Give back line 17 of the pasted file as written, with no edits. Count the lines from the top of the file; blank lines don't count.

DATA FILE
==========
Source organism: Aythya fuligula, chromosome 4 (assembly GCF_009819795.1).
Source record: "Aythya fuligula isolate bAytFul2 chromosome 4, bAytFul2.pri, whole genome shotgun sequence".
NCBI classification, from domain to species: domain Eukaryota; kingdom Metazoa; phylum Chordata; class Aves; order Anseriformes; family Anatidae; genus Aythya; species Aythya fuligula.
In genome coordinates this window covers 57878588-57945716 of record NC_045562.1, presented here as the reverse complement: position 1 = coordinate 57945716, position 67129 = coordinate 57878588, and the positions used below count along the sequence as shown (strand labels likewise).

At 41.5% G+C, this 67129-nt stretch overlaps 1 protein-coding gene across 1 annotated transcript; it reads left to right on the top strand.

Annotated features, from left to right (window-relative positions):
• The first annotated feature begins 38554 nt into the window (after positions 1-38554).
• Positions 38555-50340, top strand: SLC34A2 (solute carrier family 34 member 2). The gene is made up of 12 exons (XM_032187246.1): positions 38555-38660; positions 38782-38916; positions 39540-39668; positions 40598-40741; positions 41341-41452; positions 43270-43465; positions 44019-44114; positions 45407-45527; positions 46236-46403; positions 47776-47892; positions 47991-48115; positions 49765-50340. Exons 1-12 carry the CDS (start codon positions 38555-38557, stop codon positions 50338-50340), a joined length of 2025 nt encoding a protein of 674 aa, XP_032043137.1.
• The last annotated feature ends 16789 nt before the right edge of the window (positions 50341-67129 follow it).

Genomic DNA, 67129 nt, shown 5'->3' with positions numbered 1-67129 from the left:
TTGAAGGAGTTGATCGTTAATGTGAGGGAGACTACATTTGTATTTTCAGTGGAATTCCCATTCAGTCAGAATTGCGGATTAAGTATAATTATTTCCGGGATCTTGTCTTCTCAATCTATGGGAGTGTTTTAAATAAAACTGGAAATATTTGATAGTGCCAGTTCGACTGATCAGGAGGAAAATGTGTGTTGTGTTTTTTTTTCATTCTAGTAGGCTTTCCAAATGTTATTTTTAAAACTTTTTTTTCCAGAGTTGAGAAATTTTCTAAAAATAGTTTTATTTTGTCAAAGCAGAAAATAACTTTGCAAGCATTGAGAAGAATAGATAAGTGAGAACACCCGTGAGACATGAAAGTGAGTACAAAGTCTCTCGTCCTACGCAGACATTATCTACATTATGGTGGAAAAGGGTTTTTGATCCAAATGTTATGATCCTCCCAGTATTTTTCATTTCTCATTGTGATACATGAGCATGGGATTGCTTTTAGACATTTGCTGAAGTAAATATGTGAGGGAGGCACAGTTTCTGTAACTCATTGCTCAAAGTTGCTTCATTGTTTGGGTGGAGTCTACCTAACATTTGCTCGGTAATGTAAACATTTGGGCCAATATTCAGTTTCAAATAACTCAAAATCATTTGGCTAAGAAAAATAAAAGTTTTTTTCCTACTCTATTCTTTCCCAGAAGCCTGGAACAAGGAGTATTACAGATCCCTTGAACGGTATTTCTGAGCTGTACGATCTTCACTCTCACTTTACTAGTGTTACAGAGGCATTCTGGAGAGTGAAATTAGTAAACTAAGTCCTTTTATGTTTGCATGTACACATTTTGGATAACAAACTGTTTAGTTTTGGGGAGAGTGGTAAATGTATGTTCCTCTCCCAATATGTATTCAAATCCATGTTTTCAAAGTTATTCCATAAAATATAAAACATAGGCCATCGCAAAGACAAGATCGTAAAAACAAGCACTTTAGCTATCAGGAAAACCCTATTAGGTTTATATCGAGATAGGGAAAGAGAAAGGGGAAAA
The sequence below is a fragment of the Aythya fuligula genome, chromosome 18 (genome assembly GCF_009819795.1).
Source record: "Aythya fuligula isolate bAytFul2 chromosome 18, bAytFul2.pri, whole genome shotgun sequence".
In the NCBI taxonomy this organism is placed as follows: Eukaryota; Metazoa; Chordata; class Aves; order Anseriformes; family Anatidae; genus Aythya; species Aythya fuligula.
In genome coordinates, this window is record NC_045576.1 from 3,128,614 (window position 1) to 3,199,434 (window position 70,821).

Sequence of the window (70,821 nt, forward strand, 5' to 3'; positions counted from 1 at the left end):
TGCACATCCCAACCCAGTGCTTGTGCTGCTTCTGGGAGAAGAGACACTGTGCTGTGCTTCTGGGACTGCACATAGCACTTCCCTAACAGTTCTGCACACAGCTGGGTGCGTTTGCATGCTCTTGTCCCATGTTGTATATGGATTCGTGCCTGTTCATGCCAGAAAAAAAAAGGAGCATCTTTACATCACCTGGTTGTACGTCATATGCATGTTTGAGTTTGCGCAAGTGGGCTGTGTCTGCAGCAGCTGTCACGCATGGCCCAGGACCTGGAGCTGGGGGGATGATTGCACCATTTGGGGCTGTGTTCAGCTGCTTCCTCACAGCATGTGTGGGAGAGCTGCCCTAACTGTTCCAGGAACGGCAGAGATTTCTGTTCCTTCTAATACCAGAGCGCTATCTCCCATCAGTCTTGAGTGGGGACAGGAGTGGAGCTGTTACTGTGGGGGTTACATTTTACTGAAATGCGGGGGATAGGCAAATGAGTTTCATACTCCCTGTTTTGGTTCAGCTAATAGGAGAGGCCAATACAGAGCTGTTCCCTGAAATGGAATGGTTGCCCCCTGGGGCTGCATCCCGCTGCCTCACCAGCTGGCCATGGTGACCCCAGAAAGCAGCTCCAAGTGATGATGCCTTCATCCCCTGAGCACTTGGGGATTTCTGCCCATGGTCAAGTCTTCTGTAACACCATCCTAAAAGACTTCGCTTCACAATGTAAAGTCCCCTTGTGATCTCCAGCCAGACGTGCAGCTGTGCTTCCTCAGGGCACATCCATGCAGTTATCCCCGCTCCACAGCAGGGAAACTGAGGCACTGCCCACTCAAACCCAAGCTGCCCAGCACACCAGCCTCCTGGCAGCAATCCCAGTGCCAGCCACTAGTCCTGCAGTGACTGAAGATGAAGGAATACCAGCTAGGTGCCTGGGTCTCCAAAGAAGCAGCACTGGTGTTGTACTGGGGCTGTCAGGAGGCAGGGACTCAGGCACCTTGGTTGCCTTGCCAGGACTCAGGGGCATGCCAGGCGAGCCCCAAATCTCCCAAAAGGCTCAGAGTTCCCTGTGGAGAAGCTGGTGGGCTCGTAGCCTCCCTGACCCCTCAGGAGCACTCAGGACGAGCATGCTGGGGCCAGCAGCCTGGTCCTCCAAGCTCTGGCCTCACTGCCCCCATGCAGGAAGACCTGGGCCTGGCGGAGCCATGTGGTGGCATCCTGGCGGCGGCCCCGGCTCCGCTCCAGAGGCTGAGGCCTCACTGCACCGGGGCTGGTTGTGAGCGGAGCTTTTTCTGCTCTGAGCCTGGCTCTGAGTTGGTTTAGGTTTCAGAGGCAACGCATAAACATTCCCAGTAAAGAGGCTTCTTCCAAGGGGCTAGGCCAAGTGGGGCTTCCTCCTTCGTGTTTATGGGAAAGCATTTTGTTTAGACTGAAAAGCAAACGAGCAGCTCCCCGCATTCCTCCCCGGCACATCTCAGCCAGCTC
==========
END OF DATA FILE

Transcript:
TGCACATCCCAACCCAGTGCTTGTGCTGCTTCTGGGAGAAGAGACACTGTGCTGTGCTTCTGGGACTGCACATAGCACTTCCCTAACAGTTCTGCACACAGCTGGGTGCGTTTGCATGCTCTTGTCCCATGTTGTATATGGATTCGTGCCTGTTCATGCCAGAAAAAAAAAGGAGCATCTTTACATCACCTGGTTGTACGTCATATGCATGTTTGAGTTTGCGCAAGTGGGCTGTGTCTGCAGCAGCTGTCACGCATGGCCCAGGACCTGGAGCTGGGGGGATGATTGCACCATTTGGGGCTGTGTTCAGCTGCTTCCTCACAGCATGTGTGGGAGAGCTGCCCTAACTGTTCCAGGAACGGCAGAGATTTCTGTTCCTTCTAATACCAGAGCGCTATCTCCCATCAGTCTTGAGTGGGGACAGGAGTGGAGCTGTTACTGTGGGGGTTACATTTTACTGAAATGCGGGGGATAGGCAAATGAGTTTCATACTCCCTGTTTTGGTTCAGCTAATAGGAGAGGCCAATACAGAGCTGTTCCCTGAAATGGAATGGTTGCCCCCTGGGGCTGCATCCCGCTGCCTCACCAGCTGGCCATGGTGACCCCAGAAAGCAGCTCCAAGTGATGATGCCTTCATCCCCTGAGCACTTGGGGATTTCTGCCCATGGTCAAGTCTTCTGTAACACCATCCTAAAAGACTTCGCTTCACAATGTAAAGTCCCCTTGTGATCTCCAGCCAGACGTGCAGCTGTGCTTCCTCAGGGCACATCCATGCAGTTATCCCCGCTCCACAGCAGGGAAACTGAGGCACTGCCCACTCAAACCCAAGCTGCCCAGCACACCAGCCTCCTGGCAGCAATCCCAGTGCCAGCCACTAGTCCTGCAGTGACTGAAGATGAAGGAATACCAGCTAGGTGCCTGGGTCTCCAAAGAAGCAGCACTGGTGTTGTACTGGGGCTGTCAGGAGGCAGGGACTCAGGCACCTTGGTTGCCTTGCCAGGACTCAGGGGCATGCCAGGCGAGCCCCAAATCTCCCAAAAGGCTCAGAGTTCCCTGTGGAGAAGCTGGTGGGCTCGTAGCCTCCCTGACCCCTCAGGAGCACTCAGGACGAGCATGCTGGGGCCAGCAGCCTGGTCCTCCAAGCTCTGGCCTCACTGCCCCCATGCAGGAAGACCTGGGCCTGGCGGAGCCATGTGGTGGCATCCTGGCGGCGGCCCCGGCTCCGCTCCAGAGGCTGAGGCCTCACTGCACCGGGGCTGGTTGTGAGCGGAGCTTTTTCTGCTCTGAGCCTGGCTCTGAGTTGGTTTAGGTTTCAGAGGCAACGCATAAACATTCCCAGTAAAGAGGCTTCTTCCAAGGGGCTAGGCCAAGTGGGGCTTCCTCCTTCGTGTTTATGGGAAAGCATTTTGTTTAGACTGAAAAGCAAACGAGCAGCTCCCCGCATTCCTCCCCGGCACATCTCAGCCAGCTC